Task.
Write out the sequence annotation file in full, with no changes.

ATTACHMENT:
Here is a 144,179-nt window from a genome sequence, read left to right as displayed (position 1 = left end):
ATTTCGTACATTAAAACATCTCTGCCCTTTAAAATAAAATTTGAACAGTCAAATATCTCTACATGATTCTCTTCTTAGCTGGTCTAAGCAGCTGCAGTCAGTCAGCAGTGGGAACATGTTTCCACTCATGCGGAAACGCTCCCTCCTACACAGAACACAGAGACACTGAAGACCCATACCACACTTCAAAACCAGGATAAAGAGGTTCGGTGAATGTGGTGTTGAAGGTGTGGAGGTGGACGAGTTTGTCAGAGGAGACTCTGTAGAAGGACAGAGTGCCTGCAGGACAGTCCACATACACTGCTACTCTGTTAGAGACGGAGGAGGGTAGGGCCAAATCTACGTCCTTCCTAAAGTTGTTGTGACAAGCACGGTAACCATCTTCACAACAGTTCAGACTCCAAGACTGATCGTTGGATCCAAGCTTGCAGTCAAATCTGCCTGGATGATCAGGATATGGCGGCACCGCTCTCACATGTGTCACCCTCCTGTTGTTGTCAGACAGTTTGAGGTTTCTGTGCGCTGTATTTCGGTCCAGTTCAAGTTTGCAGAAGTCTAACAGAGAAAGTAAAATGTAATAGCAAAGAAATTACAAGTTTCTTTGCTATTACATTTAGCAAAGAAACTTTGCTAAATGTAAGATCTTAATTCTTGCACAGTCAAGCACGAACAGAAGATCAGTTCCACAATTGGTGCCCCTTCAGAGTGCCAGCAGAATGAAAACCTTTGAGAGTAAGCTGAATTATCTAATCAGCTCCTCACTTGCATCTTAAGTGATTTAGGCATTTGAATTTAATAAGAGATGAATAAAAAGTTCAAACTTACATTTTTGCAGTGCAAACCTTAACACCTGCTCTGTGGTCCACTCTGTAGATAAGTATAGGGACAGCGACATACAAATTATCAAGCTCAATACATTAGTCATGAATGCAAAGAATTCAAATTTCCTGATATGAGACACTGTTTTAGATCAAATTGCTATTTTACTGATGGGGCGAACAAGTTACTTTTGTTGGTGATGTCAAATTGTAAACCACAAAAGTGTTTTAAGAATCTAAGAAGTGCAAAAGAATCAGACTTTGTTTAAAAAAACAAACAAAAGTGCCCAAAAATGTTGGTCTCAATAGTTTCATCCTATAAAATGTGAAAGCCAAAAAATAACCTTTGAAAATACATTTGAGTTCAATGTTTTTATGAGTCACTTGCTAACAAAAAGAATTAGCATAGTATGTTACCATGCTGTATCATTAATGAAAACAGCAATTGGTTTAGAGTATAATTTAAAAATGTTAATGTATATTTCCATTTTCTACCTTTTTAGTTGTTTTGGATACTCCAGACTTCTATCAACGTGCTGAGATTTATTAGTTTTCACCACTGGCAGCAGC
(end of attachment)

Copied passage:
Here is a 144,179-nt window from a genome sequence, read left to right as displayed (position 1 = left end):
ATTTCGTACATTAAAACATCTCTGCCCTTTAAAATAAAATTTGAACAGTCAAATATCTCTACATGATTCTCTTCTTAGCTGGTCTAAGCAGCTGCAGTCAGTCAGCAGTGGGAACATGTTTCCACTCATGCGGAAACGCTCCCTCCTACACAGAACACAGAGACACTGAAGACCCATACCACACTTCAAAACCAGGATAAAGAGGTTCGGTGAATGTGGTGTTGAAGGTGTGGAGGTGGACGAGTTTGTCAGAGGAGACTCTGTAGAAGGACAGAGTGCCTGCAGGACAGTCCACATACACTGCTACTCTGTTAGAGACGGAGGAGGGTAGGGCCAAATCTACGTCCTTCCTAAAGTTGTTGTGACAAGCACGGTAACCATCTTCACAACAGTTCAGACTCCAAGACTGATCGTTGGATCCAAGCTTGCAGTCAAATCTGCCTGGATGATCAGGATATGGCGGCACCGCTCTCACATGTGTCACCCTCCTGTTGTTGTCAGACAGTTTGAGGTTTCTGTGCGCTGTATTTCGGTCCAGTTCAAGTTTGCAGAAGTCTAACAGAGAAAGTAAAATGTAATAGCAAAGAAATTACAAGTTTCTTTGCTATTACATTTAGCAAAGAAACTTTGCTAAATGTAAGATCTTAATTCTTGCACAGTCAAGCACGAACAGAAGATCAGTTCCACAATTGGTGCCCCTTCAGAGTGCCAGCAGAATGAAAACCTTTGAGAGTAAGCTGAATTATCTAATCAGCTCCTCACTTGCATCTTAAGTGATTTAGGCATTTGAATTTAATAAGAGATGAATAAAAAGTTCAAACTTACATTTTTGCAGTGCAAACCTTAACACCTGCTCTGTGGTCCACTCTGTAGATAAGTATAGGGACAGCGACATACAAATTATCAAGCTCAATACATTAGTCATGAATGCAAAGAATTCAAATTTCCTGATATGAGACACTGTTTTAGATCAAATTGCTATTTTACTGATGGGGCGAACAAGTTACTTTTGTTGGTGATGTCAAATTGTAAACCACAAAAGTGTTTTAAGAATCTAAGAAGTGCAAAAGAATCAGACTTTGTTTAAAAAAACAAACAAAAGTGCCCAAAAATGTTGGTCTCAATAGTTTCATCCTATAAAATGTGAAAGCCAAAAAATAACCTTTGAAAATACATTTGAGTTCAATGTTTTTATGAGTCACTTGCTAACAAAAAGAATTAGCATAGTATGTTACCATGCTGTATCATTAATGAAAACAGCAATTGGTTTAGAGTATAATTTAAAAATGTTAATGTATATTTCCATTTTCTACCTTTTTAGTTGTTTTGGATACTCCAGACTTCTATCAACGTGCTGAGATTTATTAGTTTTCACCACTGGCAGCAGC